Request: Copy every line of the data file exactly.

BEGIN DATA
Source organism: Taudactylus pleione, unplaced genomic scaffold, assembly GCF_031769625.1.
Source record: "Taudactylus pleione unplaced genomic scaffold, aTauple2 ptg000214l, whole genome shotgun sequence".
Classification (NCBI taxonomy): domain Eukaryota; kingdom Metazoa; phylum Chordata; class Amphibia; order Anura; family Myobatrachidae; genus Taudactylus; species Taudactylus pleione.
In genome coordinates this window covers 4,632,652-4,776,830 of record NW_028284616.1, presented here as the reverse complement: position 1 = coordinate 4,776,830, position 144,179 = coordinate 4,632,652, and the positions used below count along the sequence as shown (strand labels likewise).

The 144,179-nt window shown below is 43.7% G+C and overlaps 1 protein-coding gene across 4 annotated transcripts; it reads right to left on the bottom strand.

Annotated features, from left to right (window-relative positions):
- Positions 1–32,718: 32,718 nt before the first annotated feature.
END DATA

Source organism: Taudactylus pleione, unplaced genomic scaffold, assembly GCF_031769625.1.
Source record: "Taudactylus pleione unplaced genomic scaffold, aTauple2 ptg000214l, whole genome shotgun sequence".
Classification (NCBI taxonomy): domain Eukaryota; kingdom Metazoa; phylum Chordata; class Amphibia; order Anura; family Myobatrachidae; genus Taudactylus; species Taudactylus pleione.
In genome coordinates this window covers 4,632,652-4,776,830 of record NW_028284616.1, presented here as the reverse complement: position 1 = coordinate 4,776,830, position 144,179 = coordinate 4,632,652, and the positions used below count along the sequence as shown (strand labels likewise).

The 144,179-nt window shown below is 43.7% G+C and overlaps 1 protein-coding gene across 4 annotated transcripts; it reads right to left on the bottom strand.

Annotated features, from left to right (window-relative positions):
- Positions 1–32,718: 32,718 nt before the first annotated feature.